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Clin Orthop Relat Res. 2010 Sep;468(9):2485-94. doi: 10.1007/s11999-010-1400-y. Epub 2010 Jun 8.

Developmental dysplasia of the hip: open reduction as a risk factor for substantial osteonecrosis.

Author information

  • 1Department of Orthopaedic Surgery, Room 4M12, University of the Witwatersrand Medical School, 7 York Road, Parktown, Johannesburg 2193, South Africa. greg.firth@gmail.com

Abstract

BACKGROUND:

Kalamchi and MacEwen (K&M) described a four-group scheme for classifying osteonecrosis (ON) following treatment for developmental dysplasia of the hip (DDH). However, the four groups can overlap in radiographic appearance, making assessment difficult.

QUESTIONS/PURPOSES:

We (1) describe a simplified K&M classification; (2) determined whether the simplified classification was reliable; and (3) assessed whether differences in the type of reduction or age at reduction resulted in different degrees of ON.

PATIENTS AND METHODS:

We retrospectively reviewed 300 patients with DDH treated with either open or closed reduction. We included 101 of these patients (133 involved hips). Intraobserver and interobserver reliability testing of the original and our simplified classification was performed. ON occurred in 64 hips (48%). Of these, 22 had original K&M Group I disease (classified as simplified Group A), and 42 had original K&M Groups II, III, or IV disease (classified as simplified Group B). The mean age of the patients at final followup was 12.4 years (range, 6-26.3 years).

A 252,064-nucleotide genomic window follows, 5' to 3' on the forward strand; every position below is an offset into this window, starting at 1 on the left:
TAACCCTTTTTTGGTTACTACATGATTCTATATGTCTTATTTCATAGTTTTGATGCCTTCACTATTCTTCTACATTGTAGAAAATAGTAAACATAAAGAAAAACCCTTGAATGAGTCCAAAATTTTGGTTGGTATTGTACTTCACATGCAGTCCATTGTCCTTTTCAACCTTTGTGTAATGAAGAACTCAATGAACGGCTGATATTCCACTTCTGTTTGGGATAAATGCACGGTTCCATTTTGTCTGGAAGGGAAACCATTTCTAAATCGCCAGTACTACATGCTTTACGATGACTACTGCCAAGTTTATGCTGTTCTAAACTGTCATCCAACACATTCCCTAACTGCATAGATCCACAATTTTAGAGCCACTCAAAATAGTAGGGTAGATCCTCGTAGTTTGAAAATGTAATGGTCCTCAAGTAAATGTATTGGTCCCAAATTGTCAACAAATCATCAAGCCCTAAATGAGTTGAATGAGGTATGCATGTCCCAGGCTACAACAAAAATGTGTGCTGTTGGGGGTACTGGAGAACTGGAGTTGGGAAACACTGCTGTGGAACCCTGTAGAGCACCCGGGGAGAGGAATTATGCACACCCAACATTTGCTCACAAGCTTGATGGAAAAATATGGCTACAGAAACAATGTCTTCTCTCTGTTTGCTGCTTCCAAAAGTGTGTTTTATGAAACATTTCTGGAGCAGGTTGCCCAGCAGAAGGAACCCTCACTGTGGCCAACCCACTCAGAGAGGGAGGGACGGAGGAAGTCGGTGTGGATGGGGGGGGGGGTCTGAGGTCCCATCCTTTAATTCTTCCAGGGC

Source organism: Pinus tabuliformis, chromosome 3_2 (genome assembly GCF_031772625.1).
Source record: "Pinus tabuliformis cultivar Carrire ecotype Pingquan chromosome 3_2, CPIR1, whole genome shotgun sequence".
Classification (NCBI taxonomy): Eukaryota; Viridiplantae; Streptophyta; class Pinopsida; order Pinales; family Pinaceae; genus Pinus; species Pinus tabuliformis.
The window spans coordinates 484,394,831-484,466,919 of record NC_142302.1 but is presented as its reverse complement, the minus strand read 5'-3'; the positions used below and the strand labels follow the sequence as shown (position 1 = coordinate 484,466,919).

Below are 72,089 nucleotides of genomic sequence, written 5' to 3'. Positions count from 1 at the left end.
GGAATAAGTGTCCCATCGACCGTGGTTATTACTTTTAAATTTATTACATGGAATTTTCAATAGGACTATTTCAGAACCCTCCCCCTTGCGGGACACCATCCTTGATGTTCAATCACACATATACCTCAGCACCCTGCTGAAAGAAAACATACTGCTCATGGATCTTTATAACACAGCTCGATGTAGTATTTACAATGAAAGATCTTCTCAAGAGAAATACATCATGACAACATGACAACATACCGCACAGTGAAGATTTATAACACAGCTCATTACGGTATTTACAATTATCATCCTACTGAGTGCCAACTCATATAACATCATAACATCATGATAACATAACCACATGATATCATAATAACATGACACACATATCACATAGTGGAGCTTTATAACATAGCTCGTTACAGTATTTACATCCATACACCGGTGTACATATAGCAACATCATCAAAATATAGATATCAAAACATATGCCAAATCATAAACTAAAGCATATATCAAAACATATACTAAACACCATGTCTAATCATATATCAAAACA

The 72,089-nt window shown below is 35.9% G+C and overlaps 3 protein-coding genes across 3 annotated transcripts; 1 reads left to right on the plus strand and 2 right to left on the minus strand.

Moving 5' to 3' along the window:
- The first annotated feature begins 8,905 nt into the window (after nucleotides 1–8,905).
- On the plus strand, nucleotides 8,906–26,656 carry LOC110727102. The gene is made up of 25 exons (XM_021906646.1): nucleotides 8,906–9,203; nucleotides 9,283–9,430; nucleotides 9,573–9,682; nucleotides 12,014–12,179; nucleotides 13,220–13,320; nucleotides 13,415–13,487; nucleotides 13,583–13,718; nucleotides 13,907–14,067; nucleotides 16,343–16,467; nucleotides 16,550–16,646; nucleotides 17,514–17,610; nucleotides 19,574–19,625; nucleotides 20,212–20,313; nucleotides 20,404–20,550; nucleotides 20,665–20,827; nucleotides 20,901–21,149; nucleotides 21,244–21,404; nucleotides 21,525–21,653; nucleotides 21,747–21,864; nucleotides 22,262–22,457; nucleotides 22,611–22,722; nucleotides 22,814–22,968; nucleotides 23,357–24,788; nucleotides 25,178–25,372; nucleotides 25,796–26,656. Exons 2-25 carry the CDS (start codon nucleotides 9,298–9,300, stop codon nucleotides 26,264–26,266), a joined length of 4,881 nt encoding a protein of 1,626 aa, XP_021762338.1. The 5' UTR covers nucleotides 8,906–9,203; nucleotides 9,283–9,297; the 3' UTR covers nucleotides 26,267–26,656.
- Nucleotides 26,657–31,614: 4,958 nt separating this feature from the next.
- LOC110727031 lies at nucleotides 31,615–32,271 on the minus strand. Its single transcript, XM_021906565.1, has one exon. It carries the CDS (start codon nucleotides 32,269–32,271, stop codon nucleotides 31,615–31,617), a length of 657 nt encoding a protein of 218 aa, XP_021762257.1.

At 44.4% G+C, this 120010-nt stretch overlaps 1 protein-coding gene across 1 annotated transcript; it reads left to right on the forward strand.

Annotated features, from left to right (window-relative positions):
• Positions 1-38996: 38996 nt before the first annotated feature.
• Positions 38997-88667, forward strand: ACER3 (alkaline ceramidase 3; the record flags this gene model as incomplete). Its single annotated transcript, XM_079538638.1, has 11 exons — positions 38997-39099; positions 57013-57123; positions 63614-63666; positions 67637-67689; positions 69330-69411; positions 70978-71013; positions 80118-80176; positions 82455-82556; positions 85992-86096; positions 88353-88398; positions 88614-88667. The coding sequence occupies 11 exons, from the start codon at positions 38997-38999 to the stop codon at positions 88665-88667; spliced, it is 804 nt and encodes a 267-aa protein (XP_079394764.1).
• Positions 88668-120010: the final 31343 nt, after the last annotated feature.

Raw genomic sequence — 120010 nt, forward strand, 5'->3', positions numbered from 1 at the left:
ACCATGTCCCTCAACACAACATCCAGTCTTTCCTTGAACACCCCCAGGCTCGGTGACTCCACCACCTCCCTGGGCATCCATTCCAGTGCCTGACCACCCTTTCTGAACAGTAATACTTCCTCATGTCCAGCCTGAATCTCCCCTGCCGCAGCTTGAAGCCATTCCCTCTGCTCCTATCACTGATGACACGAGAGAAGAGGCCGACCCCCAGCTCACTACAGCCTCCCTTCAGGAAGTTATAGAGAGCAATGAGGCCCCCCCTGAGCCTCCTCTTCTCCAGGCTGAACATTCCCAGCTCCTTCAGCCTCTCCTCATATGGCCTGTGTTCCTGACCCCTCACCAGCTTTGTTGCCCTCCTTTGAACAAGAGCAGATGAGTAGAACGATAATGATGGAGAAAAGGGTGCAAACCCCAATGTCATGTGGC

RESULTS:

The interobserver reliability of the simplified classification was greater than that of the K&M classification (0.51 vs 0.33, respectively). Closed reduction after skin traction resulted in a lower incidence of Group B ON than open reduction, regardless of age at reduction.

CONCLUSIONS:

We propose a simplified and more reliable classification of ON after DDH. With the new classification we found type of reduction (closed with traction versus open without femoral shortening) but not age influenced the risk of ON.

LEVEL OF EVIDENCE:

Level IV, therapeutic study. See Guidelines for Authors for a complete description of levels of evidence.

PMID:
20532719
[PubMed - indexed for MEDLINE]
PMCID:
PMC2919866
Free PMC Article
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